Think fruity, think sweet, think chilled down to be refreshing and of course, think Asian. That is plum wine at its simplest core. Many people do not care for sake, served warm or served cold, but plum wine has that pleasant sweetness to make it accessible to many oenophile neophytes. Being lighter in weight it pairs well with many Asian dishes, especially spicy ones, since it has that residual sugar on the palate. Think cocktails for a new twist or an Asian sangria, using plum wine as the base. You’ll be surprised how versatile plum wine can be.
The first rule of plum wine: not all plum wine is made from plums. Most plum wine is a fruity white wine base with plum flavor added. There are a few that are truly fermented from plums, though they tend to have a stronger flavor and a thicker mouthfeel, sometimes tasting almost like a white port. The most common brands of plum wine are the Fu-Ki Plum, Gekkeikan Kobai Plum and the Takara Plum, and all are white wine with plum essence. Of the three I like the Takara best since it’s a little more crisp and tart. I get strong plum perfume notes, making the wine seem almost artificial, and in a sense it is, since plum essence is added artificially. The Takara has some balance to its flavors between acid and fruit, leaning to acid. It is also the least sweet having the highest level of alcohol, 12%, and as with Moscatos, the lower the alcohol, the sweeter the wine. The Fu-Ki Plum has only 9% alcohol so tastes the sweetest. It is also the only one that says “100% Made in Japan” since many of the others are made domestically, like many sakes, to save on the expense of transport.
The Kobai Plum smells strongly of floral, “old lady” perfume with a hint of cough syrup on the finish, so it was my least favorite. Though I did find that it tasted much better when mixed half and half with cold green tea. Therefore think mixed drink options like a “Steamy Passion” which is plum wine, brandy, sugar and passion fruit juice, or maybe a “Tokyo” which is plum wine, Cassis, Midori, vodka, lemon juice, sake and sugar syrup. Both garnish with some fresh plums and amp up the berry fruit notes to balance out the concentrated plum. A “Sake Martini” is just equal parts dry sake and plum wine, but I find a Plum Wine Sangria to be the most appealing option, bringing in more fresh fruit acidity to balance the sweet plumminess.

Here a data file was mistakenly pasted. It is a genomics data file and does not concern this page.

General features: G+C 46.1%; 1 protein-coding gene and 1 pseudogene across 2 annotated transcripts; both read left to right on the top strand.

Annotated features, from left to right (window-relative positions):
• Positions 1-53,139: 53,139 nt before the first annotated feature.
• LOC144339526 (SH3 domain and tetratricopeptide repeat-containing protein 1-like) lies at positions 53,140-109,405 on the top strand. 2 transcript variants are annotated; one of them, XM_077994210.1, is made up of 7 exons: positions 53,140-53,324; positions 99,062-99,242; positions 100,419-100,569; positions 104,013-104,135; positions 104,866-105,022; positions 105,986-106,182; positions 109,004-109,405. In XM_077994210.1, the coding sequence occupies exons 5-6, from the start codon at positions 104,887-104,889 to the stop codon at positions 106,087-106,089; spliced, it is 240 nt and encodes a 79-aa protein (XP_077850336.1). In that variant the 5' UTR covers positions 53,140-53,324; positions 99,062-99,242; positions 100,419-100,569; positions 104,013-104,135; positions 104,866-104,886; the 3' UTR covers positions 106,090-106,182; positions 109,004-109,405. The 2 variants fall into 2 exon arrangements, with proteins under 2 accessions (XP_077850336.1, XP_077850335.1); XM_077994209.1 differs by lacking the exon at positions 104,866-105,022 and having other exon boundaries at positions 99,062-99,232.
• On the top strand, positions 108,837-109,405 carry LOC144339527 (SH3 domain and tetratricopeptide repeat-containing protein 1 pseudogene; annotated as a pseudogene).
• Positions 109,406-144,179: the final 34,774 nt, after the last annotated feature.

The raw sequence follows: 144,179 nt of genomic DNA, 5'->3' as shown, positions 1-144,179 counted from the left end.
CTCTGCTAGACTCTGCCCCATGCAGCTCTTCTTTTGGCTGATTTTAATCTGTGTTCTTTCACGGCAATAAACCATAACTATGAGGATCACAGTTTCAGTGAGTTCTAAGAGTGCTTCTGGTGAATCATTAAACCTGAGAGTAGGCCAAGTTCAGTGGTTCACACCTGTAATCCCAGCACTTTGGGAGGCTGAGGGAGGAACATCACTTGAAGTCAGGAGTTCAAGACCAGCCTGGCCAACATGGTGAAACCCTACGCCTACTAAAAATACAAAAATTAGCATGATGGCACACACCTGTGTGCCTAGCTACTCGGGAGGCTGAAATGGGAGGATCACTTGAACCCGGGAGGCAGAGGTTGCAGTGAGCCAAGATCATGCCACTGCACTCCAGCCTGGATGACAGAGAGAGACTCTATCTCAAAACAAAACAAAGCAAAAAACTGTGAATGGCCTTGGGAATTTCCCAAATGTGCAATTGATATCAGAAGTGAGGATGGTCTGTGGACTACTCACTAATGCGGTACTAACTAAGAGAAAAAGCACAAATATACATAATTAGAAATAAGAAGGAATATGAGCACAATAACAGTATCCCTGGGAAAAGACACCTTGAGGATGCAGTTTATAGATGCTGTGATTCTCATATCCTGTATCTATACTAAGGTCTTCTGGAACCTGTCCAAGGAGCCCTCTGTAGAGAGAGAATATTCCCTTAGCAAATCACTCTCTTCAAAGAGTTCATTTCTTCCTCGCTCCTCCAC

Gekkeikan also makes their Plum Gekkeikan, fermented from plums, so it has stronger plum flavor and a thicker mouthfeel and the most alcohol, 13%. Being made from plums it is still sweeter than the others, though it has the highest alcohol content, with hints of apple and pear as well as plum. On their label they list three cocktail options in a 2/3 plum wine, 1/3 other additive proportion: Plum Tonic, Plum Soda, and Plum Gold. The last is made with orange juice bringing some nice citrus fruit acid to the mix. They also mention a simple Plum Wine Spritzer using selzer water, or lemon-lime soda if you like extra sweetness.
All of these options are under $15, with the Fu-Ki Plum and the Plum Gekkeikan as the most expensive and available locally at ABC Fine Wines and Spirits. All are served cold and would pair well with spicy Asian dishes to balance their own sweet flavors. Pick up some Dragonfly Sushi , spicy, and explore the pairing options. If you’ve never tried a plum wine, and you like a little sweetness to your wine, give them a try at your next Asian repast. Or try one of the many mixed drink options to find your own perfect plum experience. Enjoy!